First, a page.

This post first appeared in the newsletter of the Sensible Centre.
Covid lockdowns have had many predictable impacts. But they have also had one surprising impact. Many ordinary Australians have discovered that the old talk of ‘class war’ is not dead at all. It is very much alive and they’ve experienced it firsthand.
Lockdowns have revealed two economic classes in society – those in salaried employment in the corporate and public sectors, and the rest of us. The self-employed, creatives, small businesses and casual workers have been deprived of earning a livelihood. They have been robbed of their economic and social vocations.
They’ve been robbed of the means of life by the salaried managerial class. The latter have made all the decisions, set all the rules, enforced their implementation, and imposed fines or jail terms for non-compliance.
Haven’t ruling classes always behaved like this? Yes, they have.
What are the numbers in this new class war? We think it runs something like this: about 60 per cent of society are quite comfortable with lockdowns. Their salaries in the corporate and public sectors are continuing without interruption. Life is calmer. Working from home has reduced the stress of commuting.
Home-schooling is a pain without any paid help, but those who’ve been in the habit of employing home tutors, au pairs, or nannies are still able to do it. Life goes on. The Olympic Games and Netflix have never been more available. For many retired people and pensioners, life has continued on without financial interruption.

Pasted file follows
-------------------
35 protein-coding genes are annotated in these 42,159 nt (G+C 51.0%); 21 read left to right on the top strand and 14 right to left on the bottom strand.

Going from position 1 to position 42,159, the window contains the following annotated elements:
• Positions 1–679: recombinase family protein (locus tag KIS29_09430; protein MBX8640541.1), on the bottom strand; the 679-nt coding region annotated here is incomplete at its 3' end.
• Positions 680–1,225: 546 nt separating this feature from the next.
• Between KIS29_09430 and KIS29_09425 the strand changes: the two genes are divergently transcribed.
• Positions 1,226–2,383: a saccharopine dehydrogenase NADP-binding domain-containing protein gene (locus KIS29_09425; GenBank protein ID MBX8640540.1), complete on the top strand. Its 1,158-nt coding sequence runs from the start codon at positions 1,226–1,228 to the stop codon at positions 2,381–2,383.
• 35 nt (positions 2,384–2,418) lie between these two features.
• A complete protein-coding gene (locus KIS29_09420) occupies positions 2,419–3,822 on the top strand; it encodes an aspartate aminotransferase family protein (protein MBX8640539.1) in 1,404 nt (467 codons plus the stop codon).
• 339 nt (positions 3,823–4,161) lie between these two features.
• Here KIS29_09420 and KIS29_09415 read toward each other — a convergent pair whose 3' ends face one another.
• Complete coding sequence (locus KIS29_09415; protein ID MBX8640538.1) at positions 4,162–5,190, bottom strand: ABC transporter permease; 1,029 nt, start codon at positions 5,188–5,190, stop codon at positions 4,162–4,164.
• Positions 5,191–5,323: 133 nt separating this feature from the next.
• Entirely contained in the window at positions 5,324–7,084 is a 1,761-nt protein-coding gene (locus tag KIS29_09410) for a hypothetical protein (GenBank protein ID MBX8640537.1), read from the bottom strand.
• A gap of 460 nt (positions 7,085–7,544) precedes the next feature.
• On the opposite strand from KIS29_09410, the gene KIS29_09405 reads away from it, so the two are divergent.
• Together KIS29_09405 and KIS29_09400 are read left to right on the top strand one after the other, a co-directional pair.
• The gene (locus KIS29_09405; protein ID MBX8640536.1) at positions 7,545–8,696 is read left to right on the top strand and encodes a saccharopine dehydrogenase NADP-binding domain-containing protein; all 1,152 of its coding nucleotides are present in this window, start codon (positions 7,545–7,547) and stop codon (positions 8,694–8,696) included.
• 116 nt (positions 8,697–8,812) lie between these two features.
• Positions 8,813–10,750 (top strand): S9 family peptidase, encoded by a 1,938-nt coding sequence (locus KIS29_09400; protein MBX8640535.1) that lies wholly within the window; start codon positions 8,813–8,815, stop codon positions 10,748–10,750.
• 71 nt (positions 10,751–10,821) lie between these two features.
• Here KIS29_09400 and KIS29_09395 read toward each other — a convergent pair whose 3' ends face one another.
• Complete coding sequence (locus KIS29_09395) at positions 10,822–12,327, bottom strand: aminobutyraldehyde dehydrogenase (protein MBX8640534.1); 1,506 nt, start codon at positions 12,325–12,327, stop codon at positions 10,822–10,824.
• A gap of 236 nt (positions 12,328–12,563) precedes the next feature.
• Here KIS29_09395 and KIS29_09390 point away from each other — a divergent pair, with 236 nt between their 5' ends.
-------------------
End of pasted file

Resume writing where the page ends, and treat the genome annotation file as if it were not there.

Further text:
For the other 40 per cent of society, lockdowns have been a financial and social disaster. Single-parent families with young kids, usually women, relying on casual work in hospitality or entertainment industries and thrust into home-schooling, have been the big casualties.
Their despair has been unspeakable, but their voices are never heard. Small businesses have been decimated. Perhaps half will not continue. One million family businesses in neighbourhoods and small towns will disappear. Creatives have been erased as if they never existed.
When Australian Governments considered lockdowns, they could have decided, as Sweden, Switzerland, Latvia and Bulgaria did, that decimating this 40 per cent of society was too great a cost to accept. But the decision-makers in government are not in this 40 per cent themselves. They are in the salaried 60 per cent. Financial insecurity is not something they know or have experienced.
Can the 40 per cent assert themselves, find a voice, and get organised for political representation? One thing is certain – had small businesses, the self-employed, creatives, and casual workers been represented in our parliaments, lockdowns would never have been imposed so recklessly upon this 40 per cent by the salaried 60 per cent.
In 2017, Angela Vithoulkas established The Small Business Party to create a voice for this 40 per cent. It wasn’t easy. But a critical start has been made in enabling the ‘engine room of the economy’ – as politicians patronising refer to the 40 per cent – to create its own voice.
In 2019, Angela took The Small Business Party into The Sensible Centre, to broaden the base and the agenda. Covid lockdowns have made this task more essential than any of us could have imagined in 2019.
Can small businesses, the self-employed, creatives and casual workers get organised and send our own representatives to Canberra next year? The case for doing it no longer needs to be explained to anyone. It is now self-evident – it must be done as a matter of survival.